Expressing what's inside

  • Published
  • By Mary Arnold
  • 301st Fighter Wing, director of psychological health

We are living in a world today that is full of turmoil. Between a global pandemic and issues related to racism and social injustice, people are polarized with their thoughts and emotions. This often leads to increased tensions and difficult interactions.   


Fear. Hurt. Frustration. Anger. Sadness. These emotions are often labeled as “bad” or “wrong,” but, there is no such thing as a “bad” or “wrong” emotion. We are entitled to whatever emotion we are feeling related to whatever thought we are having about whatever event is occurring. People label emotions as “good” or “bad” to help us to make sense of what we are feeling and to regulate ourselves.


Our responses to our emotions, or our behaviors, are what can have negative consequences. If I am angry and decide to punch a wall, then the negative consequence would be a hole in the wall and a bruised or broken hand. Being angry is not the issue. Punching the wall is. 


So if these emotions are ok to have, then what do we do with them? 


Expression of emotions is critical. We typically have no problem expressing happiness in socially appropriate ways.  So this is also how we will work to express our fear, hurt, frustration, anger, sadness, and any other vulnerable emotion that we may be experiencing.


When we’re happy, we share it with others. We have conversations with our families and friends about what is making us happy. Talking about vulnerable emotions with those we trust will help us to release the tension that builds. When we are talking about things that bother us, we are less likely to lose control of our behaviors. This will improve trust in relationships and increase our mood.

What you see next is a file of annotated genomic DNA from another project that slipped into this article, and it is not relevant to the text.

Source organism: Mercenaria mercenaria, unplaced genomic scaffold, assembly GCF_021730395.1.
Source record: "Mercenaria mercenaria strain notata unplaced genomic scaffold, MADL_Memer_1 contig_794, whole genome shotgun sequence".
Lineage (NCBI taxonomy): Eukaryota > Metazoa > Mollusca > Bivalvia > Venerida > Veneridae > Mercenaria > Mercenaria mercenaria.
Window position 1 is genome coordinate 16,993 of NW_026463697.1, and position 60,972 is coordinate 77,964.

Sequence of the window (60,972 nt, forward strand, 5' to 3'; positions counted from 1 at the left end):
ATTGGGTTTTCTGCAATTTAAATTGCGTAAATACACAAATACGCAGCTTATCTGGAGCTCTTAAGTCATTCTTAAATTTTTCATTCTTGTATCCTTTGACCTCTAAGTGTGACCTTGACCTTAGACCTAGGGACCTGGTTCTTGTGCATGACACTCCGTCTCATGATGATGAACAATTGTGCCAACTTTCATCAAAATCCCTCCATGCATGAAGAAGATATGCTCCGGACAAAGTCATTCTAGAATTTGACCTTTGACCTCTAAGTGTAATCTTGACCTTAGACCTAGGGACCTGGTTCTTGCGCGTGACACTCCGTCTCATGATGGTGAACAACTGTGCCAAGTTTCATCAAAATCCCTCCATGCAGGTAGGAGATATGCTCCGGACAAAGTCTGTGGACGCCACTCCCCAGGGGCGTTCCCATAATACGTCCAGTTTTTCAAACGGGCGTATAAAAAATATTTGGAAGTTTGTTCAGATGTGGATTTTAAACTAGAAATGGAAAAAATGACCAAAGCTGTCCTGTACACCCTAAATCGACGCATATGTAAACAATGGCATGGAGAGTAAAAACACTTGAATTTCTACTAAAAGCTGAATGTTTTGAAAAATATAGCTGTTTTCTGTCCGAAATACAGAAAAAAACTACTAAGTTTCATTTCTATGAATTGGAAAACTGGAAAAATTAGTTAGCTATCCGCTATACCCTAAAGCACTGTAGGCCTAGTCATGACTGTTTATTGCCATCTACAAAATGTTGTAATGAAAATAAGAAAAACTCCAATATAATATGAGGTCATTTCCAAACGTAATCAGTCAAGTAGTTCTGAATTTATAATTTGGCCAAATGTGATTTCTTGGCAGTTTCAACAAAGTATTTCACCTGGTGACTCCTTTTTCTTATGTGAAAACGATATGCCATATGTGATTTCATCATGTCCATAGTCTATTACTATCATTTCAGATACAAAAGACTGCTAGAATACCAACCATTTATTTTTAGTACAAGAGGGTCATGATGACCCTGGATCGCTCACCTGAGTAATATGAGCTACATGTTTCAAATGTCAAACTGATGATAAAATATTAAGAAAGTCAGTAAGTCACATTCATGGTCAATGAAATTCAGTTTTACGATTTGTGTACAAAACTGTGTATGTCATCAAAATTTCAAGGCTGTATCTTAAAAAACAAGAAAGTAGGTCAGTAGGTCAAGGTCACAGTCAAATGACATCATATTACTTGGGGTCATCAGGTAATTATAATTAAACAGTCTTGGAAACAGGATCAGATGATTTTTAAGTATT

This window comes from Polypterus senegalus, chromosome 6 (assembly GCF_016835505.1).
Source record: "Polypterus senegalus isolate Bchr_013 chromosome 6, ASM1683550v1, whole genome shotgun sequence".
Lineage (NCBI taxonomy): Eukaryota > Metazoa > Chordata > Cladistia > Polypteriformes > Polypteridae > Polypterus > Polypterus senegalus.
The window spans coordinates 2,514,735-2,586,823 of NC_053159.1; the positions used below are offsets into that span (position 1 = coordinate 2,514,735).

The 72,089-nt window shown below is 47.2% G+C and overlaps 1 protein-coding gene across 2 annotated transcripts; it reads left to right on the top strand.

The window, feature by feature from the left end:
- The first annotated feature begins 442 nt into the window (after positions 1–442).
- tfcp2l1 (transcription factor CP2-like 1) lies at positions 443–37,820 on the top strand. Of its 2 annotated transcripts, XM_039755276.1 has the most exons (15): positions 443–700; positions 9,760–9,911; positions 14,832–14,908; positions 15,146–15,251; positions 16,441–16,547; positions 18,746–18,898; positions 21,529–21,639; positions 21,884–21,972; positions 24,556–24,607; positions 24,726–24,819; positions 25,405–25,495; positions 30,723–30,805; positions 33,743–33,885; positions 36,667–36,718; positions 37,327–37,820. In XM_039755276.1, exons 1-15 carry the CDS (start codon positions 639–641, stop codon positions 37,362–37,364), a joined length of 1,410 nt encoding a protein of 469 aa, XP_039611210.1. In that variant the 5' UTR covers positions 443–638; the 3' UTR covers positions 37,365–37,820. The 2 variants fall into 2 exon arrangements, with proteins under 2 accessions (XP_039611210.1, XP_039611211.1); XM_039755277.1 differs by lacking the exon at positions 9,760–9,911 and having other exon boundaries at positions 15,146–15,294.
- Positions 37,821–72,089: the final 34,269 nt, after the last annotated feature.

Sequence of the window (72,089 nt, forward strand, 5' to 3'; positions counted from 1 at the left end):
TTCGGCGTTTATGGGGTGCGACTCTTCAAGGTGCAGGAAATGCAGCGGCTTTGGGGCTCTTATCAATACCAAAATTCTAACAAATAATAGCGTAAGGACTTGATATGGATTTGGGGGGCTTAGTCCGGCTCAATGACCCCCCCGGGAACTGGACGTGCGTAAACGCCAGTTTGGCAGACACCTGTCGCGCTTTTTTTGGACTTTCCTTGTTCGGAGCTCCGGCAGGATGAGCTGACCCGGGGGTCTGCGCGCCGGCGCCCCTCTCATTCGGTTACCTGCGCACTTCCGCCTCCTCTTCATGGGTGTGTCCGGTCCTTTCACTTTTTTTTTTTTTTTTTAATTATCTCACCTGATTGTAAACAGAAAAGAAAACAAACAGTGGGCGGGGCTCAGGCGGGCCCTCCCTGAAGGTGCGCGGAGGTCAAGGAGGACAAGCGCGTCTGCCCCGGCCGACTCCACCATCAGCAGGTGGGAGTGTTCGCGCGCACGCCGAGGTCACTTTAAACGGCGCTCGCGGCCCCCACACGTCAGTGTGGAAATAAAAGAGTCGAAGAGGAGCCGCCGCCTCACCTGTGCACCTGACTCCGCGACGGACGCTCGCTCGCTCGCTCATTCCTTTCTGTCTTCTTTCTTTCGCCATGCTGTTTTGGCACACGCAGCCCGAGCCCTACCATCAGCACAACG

When we’re happy, we do things in our communities that make a difference. We may volunteer with organizations that help others. Volunteering with meaningful organizations while we experience vulnerable emotions can help us to get our minds off of our personal stress and on to things that effect change. Helping others when we are down will improve our mood. And improved moods will strengthen relationships.


When we’re happy, we listen to others’ with more ability to hear what they are really saying. We hear their experiences and understand where they are coming from. Listening to others when we are experiencing vulnerable emotions can build bridges that can also affect change. Listening to hear their story (not to “convince” them of our side) shows respect. Showing them that we are willing to take a step in their direction will help them to take a step in ours.


There are other ways to express our emotions that are helpful and affective. Educating ourselves through watching TED Talks and podcasts, reading books, and having real conversations for the sake of learning will help us to grow. Exercise, journaling, art, and other hobbies can also be healthy ways of expression. 


I challenge you to identify more ways to express yourself. Then share what you are doing with your fellow Airmen, family, and friends. We will all get through these difficult times… together!